Overdose

Published on July 24th, 2013

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Bar bar dekho…

What did shutting down of dance bars accomplish? Since when have laws determined what society will or will not do?
by Jatin Sharma

Jatin SharmaA recent Supreme Court judgement now allows dance bars to be run in Maharashtra. Needless to say, several bar dancers and bar owners rejoiced at the judgement – bar dancers and activists have constantly been alleging that dancers were forced into prostitution because of the Government’s decision to close down dance bars. However, the State Government alleged that dance bars were the operating units of the flesh trade. But now that the SC verdict is out, it’s going to be the Supreme court v/s the Maharashtra Government. Whatever the end result may be, the Government is not going to make it easy for the dance bars to operate in the state.

I am very interested in the politics of moral policing. How every time our netas stand up to make our society better, tell us how we should behave and how they know what a perfect society is. As an aside, isn’t stopping corruption and not laundering money also something that speak of an honest society?

However, what’s funny is that these kind of judgements neither create nor dismantle a society. Every time the Government makes a decision bar dancersthat is repressive (or liberating, according to the Government) we see the country go up in arms against it and celebrate when the decision is knocked down. I feel that decisions like these are nothing but just a temporary flutter. A measure of a strong society is not made by how many dance bars it has or how people are being forced to stay out of them. A strong society is determined by how many repressive laws it has to follow, where people don’t have to be told at every step about what is right and wrong.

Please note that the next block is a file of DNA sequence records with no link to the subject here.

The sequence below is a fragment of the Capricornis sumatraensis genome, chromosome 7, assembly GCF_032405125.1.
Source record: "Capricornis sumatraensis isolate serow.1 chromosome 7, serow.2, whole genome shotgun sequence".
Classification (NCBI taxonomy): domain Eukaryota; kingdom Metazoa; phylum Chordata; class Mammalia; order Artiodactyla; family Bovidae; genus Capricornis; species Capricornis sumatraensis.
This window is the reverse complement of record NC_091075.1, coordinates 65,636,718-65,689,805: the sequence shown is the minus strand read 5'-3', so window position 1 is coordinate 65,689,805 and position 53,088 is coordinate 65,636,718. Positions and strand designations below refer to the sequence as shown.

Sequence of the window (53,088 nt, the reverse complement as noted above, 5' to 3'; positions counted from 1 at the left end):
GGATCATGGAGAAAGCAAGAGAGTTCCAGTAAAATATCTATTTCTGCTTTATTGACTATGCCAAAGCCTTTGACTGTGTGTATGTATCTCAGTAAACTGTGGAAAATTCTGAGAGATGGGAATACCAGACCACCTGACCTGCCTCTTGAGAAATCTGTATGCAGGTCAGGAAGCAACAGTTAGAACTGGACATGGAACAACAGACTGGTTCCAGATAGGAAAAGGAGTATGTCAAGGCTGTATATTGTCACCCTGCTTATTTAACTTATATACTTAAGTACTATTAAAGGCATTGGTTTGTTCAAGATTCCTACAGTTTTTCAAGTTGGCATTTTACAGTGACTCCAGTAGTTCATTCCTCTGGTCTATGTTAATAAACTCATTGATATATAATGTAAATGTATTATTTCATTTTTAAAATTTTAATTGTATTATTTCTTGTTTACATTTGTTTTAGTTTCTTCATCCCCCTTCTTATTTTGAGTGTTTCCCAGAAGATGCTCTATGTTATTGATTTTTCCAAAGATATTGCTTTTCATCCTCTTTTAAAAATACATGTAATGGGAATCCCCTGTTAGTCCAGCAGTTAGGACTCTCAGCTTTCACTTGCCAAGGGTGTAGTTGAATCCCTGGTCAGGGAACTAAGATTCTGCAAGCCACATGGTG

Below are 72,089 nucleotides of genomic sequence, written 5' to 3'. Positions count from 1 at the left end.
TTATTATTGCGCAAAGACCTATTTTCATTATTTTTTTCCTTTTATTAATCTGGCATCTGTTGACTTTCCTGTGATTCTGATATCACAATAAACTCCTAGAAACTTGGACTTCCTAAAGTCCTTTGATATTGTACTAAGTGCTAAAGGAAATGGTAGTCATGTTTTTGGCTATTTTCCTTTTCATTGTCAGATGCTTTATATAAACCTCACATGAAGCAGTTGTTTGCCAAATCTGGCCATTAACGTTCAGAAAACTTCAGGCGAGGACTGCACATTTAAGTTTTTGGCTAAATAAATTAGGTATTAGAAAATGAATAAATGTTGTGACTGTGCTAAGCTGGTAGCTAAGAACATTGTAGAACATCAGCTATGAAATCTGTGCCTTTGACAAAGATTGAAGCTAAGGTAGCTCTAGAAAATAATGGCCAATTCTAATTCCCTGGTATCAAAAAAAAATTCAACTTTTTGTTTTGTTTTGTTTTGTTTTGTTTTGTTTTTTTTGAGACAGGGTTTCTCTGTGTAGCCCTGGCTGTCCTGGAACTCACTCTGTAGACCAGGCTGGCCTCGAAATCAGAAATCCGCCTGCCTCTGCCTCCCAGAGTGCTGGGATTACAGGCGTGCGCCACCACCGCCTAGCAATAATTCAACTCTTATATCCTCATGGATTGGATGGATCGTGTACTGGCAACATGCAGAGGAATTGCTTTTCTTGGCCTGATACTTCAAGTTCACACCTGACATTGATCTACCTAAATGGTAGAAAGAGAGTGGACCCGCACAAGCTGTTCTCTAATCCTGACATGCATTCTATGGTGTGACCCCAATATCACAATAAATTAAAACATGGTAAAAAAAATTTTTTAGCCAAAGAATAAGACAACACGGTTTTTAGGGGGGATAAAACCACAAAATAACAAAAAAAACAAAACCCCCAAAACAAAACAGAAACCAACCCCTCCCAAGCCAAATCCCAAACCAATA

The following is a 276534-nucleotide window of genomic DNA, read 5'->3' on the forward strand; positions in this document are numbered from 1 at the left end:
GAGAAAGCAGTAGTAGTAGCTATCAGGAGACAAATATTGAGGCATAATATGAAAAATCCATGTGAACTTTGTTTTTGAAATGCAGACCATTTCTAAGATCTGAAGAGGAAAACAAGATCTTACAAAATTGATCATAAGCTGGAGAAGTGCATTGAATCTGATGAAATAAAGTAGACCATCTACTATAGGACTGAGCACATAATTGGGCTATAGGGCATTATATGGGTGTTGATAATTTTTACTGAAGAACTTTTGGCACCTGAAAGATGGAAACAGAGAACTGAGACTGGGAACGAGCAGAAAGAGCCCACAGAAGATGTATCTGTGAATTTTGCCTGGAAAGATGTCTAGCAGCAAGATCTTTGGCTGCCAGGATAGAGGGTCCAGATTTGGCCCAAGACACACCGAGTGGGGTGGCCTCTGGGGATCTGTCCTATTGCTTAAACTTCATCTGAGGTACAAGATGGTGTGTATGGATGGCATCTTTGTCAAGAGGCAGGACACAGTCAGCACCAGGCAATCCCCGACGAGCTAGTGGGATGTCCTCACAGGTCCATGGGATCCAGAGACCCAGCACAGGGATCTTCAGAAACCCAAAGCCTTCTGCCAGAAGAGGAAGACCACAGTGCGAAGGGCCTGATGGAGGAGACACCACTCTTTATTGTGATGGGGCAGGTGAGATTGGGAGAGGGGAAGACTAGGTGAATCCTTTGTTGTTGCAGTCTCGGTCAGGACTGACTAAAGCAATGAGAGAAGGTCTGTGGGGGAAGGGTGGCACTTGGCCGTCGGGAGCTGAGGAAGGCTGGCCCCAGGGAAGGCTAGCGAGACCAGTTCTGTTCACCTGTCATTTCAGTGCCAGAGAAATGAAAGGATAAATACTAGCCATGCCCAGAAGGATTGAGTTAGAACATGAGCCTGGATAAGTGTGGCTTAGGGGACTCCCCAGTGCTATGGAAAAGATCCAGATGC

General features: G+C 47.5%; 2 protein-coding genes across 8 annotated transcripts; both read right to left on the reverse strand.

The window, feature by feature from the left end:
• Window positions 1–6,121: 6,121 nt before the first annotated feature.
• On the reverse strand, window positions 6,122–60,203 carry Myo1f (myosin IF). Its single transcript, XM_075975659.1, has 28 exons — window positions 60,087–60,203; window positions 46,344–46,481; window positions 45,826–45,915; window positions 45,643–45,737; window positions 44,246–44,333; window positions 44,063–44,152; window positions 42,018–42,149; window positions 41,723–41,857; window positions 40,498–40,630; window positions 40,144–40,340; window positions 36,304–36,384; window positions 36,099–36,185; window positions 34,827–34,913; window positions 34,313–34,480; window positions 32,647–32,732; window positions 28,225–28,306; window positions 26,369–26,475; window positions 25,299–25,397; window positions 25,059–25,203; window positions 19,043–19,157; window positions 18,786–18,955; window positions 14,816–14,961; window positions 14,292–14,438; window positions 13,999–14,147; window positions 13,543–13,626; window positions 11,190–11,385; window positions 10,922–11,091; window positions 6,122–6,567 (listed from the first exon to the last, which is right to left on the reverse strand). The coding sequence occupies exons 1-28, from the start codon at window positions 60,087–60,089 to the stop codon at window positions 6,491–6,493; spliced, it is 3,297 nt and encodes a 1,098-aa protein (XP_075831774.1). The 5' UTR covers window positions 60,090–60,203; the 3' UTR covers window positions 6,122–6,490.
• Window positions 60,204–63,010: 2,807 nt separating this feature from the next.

Even now, the decision is quite convoluted as the Supreme Court has set certain conditions for dance bars to run:
1) Dancers should not wear tight or provocative clothes. (no Mallika Sherawat-type clothes, those are exclusive to her)
2) The clients should not throw money notes on the dancers (so no Vaastav movie repeats on the dance floors)
3) There needs to be a railing behind which the dancers will dance (now this is interesting, an added dimension to the see-but-don’t-touch rule of dance bars)

Our politicians need to understand that everything need not be caged and guarded by rules for it to work. What is the point of our democracy if one section of workers has to wait for a Supreme Court judgement for them to go back to work? And who are we kidding? India has been extremely progressive in the past, but now due to the controlling nature of our Governments, we are turning into a crazed, backward nation. We are making a mockery of our citizens every time we ask them to not kiss, not to have sex or not to even think about it. Emotions are like springs, the more we are trying to suppress them, the more they spring up from somewhere else.

bar dancers and clientsThe Government has a huge task to lead society by example and educate people with their own actions, rather than spoonfeed every thought that was born in some regressive era. Can they really claim that shutting down dance bars made men less sleazy? Can they really claim that shutting down dance bars made eve-teasing and human trafficking diminish? Can they really claim that shutting down dance bars did not further drive antisocial elements into the market, as there was more money to spend?

Just like in Gujarat, where alcohol is available despite all ‘Dry State’ claims, it’s a proven fact the moment something is banned, miscreants become more powerful by taking advantage of the ban and entering the banned business, as they become more profitable with the help of a few corrupt police officials. We need to remember that none of the ‘bad’ things that the society gravitates towards will go away by a simple judgement or a ban. A judgement or ban only decides whether it will benefit the Government, and whether an activity will run in the open or once the shutters are down.

Jatin Sharma is a media professional who doesn’t want to grow up, because if he grows up, he will be like everybody else.

(Pictures courtesy indiatoday.intoday.in, thehindu.com, in.reuters.com)

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